You can grow your own food. And we can help!

Are you familiar with the garden symphylan?

Dec 05, 2010

If you are a gardener in the Pacific Northwest, you need to know about this pest.

Symphylans are a pest largely found in the Pacific Northwest. Most gardening books are written for the east coast, with a climate entirely different than ours, and the symphylan is not an issue that is discussed. I've even gone into local gardening centers, asking the experts about symphylans, and been given nothing but a blank stare.

I first read about the symphylan in Steve Solomon's book, and am reminded about the pest gain in The Resilient Gardener.

So, what is a symphylan? A symphylan is a tiny, centipede-like creature. It is white or translucent, about a quarter of an inch long.It is very difficult to see.

The damage that a symphylan does appears to the uninitiated gardener as a problem with soil, fertility, or lack of water. The damage that they do is eating away at the tender tips of of the plants. They also eat organic matter and thrive in irrigated soils.

Symphylans thrive where: winters are mild, there is a large amount of organic matter, and where there is abundant moisture.

Steve Solomon says: "Symphylans are so small, so fast, and so well camouflaged that several dozen of them can be hiding in a shovelful of soil and yet only someone intently looking for them may ever realize their presence."

The symptoms of an infestation of symphylans are stunted plants and seeds failing to emerge. Evidently most gardeners will think that the problem is that the organic matter isn't high enough, and so the gardener will just import more organic matter and water more deeply and the problem only gets worse.

Unfortunately the only way to deal with the pests is long-term rotation with a cover crop. There is no chemical control, organic or not.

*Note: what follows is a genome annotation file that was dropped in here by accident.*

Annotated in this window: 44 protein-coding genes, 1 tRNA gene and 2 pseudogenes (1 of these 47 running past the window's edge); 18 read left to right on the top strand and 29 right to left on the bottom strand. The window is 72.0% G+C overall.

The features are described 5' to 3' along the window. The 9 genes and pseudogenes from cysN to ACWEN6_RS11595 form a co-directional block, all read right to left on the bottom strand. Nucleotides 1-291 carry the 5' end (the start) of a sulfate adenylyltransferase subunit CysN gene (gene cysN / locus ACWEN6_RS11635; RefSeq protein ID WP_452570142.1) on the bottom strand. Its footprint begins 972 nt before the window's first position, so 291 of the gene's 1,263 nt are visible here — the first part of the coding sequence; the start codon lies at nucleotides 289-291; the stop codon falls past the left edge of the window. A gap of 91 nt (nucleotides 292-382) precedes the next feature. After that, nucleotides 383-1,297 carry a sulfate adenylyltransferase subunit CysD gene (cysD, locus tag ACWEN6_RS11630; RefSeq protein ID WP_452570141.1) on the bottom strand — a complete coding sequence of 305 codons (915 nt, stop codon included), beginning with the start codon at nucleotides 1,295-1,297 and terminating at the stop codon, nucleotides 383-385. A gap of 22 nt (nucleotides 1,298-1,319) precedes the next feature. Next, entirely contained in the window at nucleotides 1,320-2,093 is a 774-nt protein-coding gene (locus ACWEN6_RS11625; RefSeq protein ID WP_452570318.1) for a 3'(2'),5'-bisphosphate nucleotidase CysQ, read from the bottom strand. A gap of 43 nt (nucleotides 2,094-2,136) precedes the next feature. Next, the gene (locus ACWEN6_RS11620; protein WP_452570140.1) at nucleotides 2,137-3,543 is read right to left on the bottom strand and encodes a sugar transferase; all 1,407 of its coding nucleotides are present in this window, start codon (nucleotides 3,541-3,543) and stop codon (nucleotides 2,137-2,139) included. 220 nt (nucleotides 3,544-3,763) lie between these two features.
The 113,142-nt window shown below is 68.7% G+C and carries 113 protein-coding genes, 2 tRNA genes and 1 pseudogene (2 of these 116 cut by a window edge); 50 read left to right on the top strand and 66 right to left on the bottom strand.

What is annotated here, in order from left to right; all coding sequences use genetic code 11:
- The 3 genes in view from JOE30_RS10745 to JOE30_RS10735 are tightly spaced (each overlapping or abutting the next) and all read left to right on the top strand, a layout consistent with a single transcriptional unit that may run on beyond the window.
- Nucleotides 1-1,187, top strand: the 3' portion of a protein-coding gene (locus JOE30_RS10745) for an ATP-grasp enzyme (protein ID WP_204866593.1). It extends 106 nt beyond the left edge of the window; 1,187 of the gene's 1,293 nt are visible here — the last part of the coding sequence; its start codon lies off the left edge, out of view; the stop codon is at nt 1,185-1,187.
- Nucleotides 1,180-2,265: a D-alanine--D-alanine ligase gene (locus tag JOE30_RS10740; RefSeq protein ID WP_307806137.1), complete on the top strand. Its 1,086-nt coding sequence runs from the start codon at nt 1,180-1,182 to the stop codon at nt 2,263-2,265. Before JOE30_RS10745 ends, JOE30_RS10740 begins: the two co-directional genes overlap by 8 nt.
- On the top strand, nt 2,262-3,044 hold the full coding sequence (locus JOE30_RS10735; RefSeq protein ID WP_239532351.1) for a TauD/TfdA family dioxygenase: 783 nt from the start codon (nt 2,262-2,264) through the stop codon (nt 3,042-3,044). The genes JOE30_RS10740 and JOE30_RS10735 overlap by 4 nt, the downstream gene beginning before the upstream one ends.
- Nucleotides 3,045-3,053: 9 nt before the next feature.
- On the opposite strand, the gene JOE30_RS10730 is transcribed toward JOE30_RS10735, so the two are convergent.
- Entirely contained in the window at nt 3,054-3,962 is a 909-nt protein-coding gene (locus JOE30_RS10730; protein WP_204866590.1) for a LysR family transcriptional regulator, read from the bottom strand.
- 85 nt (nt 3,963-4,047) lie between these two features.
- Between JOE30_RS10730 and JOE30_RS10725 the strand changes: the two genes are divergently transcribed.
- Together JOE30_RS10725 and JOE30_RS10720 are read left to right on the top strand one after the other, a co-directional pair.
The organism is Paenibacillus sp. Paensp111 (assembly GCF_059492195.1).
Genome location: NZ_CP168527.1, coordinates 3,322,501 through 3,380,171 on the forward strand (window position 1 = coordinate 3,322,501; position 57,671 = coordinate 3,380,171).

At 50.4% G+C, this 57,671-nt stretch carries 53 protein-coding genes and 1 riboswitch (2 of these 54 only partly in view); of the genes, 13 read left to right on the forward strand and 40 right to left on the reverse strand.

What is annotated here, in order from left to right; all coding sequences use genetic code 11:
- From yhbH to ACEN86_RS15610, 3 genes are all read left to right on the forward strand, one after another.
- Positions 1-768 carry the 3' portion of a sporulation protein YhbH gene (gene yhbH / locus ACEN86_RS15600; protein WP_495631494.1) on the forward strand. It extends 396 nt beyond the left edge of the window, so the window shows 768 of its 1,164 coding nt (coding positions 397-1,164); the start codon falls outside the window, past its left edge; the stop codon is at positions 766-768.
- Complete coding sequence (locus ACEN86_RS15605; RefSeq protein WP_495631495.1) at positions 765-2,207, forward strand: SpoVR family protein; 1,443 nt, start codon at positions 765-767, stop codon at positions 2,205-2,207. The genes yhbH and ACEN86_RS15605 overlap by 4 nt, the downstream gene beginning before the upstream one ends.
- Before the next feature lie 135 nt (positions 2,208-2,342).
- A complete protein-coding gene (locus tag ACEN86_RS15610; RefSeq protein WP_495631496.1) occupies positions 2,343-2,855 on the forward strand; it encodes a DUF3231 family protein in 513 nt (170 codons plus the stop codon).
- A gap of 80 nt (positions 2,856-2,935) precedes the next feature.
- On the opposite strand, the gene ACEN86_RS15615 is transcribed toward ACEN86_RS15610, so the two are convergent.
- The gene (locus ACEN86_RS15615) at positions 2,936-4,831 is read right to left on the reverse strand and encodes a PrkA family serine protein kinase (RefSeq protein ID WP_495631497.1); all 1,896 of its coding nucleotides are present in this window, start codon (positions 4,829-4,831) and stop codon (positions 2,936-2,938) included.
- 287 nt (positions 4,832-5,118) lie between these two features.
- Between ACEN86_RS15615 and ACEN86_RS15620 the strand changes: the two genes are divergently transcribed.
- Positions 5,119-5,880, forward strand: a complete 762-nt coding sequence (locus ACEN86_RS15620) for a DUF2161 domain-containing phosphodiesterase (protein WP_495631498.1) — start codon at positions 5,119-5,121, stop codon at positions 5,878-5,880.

If you think you may have a garden symphylan problem, I encourage you read Vegetable Gardening West of the Cascades. This article through the National Sustainable Agriculture Service is also quite helpful, with many photographs.

Stop on by my homesteading blog to connect with me.


Thank you Amy, for informing us about Symphylan. I tried to link this blog to the group"Garden Pest", it did not work. Could you link this & your other blog to a post on Group "Garden Pest" . So Pacific Nourthwest gardeners who go on that group can link to your blog here. I am in the East Coast(S.C.) & I have never heard of them. I have 4or 5 book on insects & have never read about them. Thank you, Joel
Amy, I worked in commercial greenhouses in North New Jersey many years ago and this was a major pest in the greenhouses. We lost more crops to it! But it did spread to the outside and lived over the winter there. It survived temperatures down to zero and reappeared in the spring. Fortunately its not common here (I now live in Philadelphia.) In the greenhouses it was very difficult to control. We steamed the soil in between crops, to 180 degrees. This destoyed it but it always came back, even to raised benches. I shudder to think of all the chemicals we used to contol it.

Add comment

Log in or register to post comments



Join our e-list to stay in touch




Praise for KGI:

"A group that can get
things done"

-Mother Nature Network

"One of the web's best sources of gardening info"
-Washington Post 

"The meeting place of the world's gardeners"
-WorldWatch Institute

more here



About us:

KGI is a nonprofit community of over 30,000 people who are growing some of our own food and helping others to do the same.  

Join our mailing list:


Connect with us:

Contact us:

Kitchen Gardeners International
3 Powderhorn Drive,
Scarborough, ME, 04074, USA
(207) 956-0606